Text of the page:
in Worth1000, Writing

Confessions of a Lighthouse Keeper

There are few places on God’s earth more desolate than Bedlam Reef. Two hundred miles off the Southeastern finger of Newfoundland, the Reef is the mainland’s last outpost, perched on the very edge of the Atlantic abyss. It is hardly a welcome mat for incoming sailors. Before my grandfather built the lighthouse, many a captain had torn out his keel before he even knew the Reef was there, just below the surface, waiting for him.

Lighthouse keepers are an odd breed to begin with, but offshore men like me make the coastal boys look like regular socialites. The supply boat shows up once a month, except in the winter storm season when it takes a three-month break, but the way I see it you have to travel two hundred miles to find a more happening place than the Bedlam Light. Nobody throws a more exclusive party than me.

The Reef is beautiful, in its own peculiar way. The interaction between the warm Gulf Stream and the cold Labrador currents turns the ocean into a giant mood ring. On calm days, the sea is such a rich blue that the fish are compelled to leap into the air as if they cannot afford the rent. I took a photograph of the lighthouse on such a day and sold it to a postcard company. It’s a best-seller. Other days, the thick Grand Banks mist hangs close to the surface and makes everything gray. Mother Nature lets you know she’s about to throw a tantrum when the water becomes oily green. On days like that, sailors abroad had best look out.

Only a few dozen square yards of rock actually rise above the surface. Folks said my grandfather was crazy to try taming it, but he had survived an encounter with Bedlam and knew that it would be more crazy not to. It took him three attempts to build a foundation that would still be there after the next storm. The Reef claimed two more ships before Grandad turned on the light for the first time. The Bedlam Light was haunted before it even opened for business. Grandad never had a chance.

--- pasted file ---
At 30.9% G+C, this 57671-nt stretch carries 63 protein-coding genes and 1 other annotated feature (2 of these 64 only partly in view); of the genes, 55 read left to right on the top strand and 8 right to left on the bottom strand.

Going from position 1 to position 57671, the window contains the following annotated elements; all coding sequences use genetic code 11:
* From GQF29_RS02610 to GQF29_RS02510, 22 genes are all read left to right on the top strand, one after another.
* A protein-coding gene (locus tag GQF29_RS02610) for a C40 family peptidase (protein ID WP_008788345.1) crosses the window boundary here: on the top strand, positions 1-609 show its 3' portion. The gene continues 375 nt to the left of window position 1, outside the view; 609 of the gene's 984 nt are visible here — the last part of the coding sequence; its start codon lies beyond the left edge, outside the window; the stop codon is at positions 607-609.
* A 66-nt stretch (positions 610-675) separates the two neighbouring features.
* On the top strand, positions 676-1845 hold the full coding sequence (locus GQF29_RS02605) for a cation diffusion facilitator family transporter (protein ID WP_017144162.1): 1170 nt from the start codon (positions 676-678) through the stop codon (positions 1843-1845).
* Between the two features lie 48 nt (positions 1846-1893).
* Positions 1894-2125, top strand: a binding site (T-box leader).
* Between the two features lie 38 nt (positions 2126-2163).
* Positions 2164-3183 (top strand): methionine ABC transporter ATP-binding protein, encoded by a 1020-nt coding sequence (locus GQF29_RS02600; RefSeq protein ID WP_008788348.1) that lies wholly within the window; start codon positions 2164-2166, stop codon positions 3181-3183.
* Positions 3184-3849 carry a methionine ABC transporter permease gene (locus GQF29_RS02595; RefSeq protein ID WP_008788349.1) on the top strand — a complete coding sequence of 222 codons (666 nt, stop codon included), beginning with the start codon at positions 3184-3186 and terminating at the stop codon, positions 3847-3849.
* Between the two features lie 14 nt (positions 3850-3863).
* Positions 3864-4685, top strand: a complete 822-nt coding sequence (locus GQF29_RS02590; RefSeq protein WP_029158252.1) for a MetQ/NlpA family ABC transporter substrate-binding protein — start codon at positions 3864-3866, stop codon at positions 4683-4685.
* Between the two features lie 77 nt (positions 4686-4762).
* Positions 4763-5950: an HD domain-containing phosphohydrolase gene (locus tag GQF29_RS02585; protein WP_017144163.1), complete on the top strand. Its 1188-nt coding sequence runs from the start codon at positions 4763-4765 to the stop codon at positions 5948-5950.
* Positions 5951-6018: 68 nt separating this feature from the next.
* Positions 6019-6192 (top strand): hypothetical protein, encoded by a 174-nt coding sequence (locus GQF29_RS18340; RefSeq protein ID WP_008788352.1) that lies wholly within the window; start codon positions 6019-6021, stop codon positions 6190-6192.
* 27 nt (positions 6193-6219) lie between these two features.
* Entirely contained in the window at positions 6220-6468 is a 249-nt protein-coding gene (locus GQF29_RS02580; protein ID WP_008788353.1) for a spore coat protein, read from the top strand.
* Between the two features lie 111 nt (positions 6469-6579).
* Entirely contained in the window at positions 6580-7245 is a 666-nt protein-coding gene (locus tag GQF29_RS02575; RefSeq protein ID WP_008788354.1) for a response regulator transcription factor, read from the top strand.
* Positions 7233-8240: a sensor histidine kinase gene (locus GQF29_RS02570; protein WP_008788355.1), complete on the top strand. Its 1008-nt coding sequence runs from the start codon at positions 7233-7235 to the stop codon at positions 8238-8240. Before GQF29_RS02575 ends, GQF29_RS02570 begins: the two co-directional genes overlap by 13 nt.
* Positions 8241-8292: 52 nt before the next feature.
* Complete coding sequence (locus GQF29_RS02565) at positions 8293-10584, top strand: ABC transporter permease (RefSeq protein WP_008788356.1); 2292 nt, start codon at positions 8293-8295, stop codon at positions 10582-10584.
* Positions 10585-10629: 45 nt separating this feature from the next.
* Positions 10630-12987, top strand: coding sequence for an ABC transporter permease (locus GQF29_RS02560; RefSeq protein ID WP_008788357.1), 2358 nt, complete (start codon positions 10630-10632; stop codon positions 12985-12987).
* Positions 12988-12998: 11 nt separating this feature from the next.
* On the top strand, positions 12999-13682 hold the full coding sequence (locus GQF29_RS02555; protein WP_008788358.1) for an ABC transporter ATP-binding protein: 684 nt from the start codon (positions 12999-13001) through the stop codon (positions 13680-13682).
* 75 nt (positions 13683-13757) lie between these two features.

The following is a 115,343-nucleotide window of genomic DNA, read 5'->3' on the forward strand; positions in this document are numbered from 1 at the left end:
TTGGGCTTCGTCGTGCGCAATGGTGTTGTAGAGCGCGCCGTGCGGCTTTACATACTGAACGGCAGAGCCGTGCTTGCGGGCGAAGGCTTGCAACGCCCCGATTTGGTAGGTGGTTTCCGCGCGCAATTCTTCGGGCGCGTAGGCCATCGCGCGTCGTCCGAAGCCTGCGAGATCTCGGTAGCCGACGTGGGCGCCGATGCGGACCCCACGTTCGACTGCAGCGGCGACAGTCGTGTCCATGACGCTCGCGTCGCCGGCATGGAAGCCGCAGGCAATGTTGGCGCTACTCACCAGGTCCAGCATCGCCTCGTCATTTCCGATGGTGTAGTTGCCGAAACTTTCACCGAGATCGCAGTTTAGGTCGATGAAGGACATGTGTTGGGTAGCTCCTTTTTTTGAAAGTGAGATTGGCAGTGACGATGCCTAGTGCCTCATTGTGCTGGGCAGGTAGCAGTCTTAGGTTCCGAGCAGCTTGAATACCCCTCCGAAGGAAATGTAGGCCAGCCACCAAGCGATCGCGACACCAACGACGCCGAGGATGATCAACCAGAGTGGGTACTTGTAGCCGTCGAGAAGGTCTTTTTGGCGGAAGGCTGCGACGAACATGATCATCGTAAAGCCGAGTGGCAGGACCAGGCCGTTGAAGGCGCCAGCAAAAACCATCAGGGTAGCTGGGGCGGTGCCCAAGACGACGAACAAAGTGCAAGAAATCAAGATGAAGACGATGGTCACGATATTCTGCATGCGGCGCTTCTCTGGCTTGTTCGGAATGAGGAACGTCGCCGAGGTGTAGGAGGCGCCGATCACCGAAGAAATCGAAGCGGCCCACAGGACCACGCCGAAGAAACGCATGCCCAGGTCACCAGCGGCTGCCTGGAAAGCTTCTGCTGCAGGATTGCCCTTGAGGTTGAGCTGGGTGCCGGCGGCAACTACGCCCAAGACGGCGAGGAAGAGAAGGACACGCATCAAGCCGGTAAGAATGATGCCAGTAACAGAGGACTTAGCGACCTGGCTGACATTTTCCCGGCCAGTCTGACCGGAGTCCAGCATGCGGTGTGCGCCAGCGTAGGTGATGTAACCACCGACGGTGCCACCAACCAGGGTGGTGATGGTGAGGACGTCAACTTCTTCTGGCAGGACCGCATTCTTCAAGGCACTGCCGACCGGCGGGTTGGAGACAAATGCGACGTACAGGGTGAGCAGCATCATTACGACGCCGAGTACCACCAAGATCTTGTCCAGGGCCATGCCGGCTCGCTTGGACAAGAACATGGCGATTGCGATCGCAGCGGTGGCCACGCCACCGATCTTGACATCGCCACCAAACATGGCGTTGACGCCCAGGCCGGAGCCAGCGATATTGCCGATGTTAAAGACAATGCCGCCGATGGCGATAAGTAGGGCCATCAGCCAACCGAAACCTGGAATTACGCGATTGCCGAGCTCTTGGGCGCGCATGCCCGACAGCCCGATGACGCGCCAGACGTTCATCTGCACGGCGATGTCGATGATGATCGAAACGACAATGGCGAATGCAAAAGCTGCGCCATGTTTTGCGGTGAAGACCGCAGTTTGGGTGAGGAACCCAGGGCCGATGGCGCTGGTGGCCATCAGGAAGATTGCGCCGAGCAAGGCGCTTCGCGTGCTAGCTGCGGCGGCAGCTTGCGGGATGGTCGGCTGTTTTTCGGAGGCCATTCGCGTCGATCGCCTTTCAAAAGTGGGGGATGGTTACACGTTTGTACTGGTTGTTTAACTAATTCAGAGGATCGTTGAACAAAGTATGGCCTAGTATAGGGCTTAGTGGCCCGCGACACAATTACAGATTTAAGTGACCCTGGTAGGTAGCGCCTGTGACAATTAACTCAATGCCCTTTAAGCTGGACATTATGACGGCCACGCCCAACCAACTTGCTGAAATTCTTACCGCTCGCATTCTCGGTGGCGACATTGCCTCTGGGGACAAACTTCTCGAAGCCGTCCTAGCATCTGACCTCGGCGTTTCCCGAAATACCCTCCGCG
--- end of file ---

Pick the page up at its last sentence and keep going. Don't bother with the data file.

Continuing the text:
I was not ten years old when they took him away. He didn’t last long in that lonely white room with no view of the sea. Before that, he took me one day to the very top of the lighthouse where the foghorn was mounted, just me and him, an old man and his grandson. Some day this will all be yours, he said, sweeping his arm expansively from horizon to horizon. One day it was.

My father took over the management of the lighthouse, but he did not have the stomach to live there himself. He hired men to operate the light. Few of them ever lasted more than one good storm. The Bedlam Light was mine for the taking, just as soon as I could finish school. I was a smart kid, I guess, but I didn’t make but a nominal effort. Book learning means nothing offshore. Two hundred miles out, you either have what it takes to keep it together or you don’t.

My first storm was a spectacular Arctic gale. The waves exploded on the Reef and the wind turned the spray into needles which attacked rock, lighthouse and any living creature with equal ferocity; to venture outside was to be instantly stabbed with a thousand knives before being carried away and buried at sea. My Bedlam Light burned brightly and my foghorn added its deep voice to the din. The fishing outfit must have seen me, just as I saw its navigation lights dancing faintly beyond the wall of white water on the reef. When the waves broke the glass in the light room and destroyed my lamp, the crew must have known they were dead, and so they were.

An experience like that would have broken anyone else, but to walk away would have been to give up my inheritance. I figured Grandad had his ghosts, and now I had mine. That fishing crew talked to me while I repaired the light, and I came to know them well. I was alone when I came to Bedlam, but now I have a family.

My family has grown over the years. I suppose restless spirits crave company, and I find myself in a position where I can give it to them. I felt a twinge of guilt the first time I shuttered the Bedlam Light during a storm, but they turned out to be such interesting people! These days, when the sea turns a greasy, envious green, I stand beside my darkened lamp and watch the show. Sailors abroad, beware.

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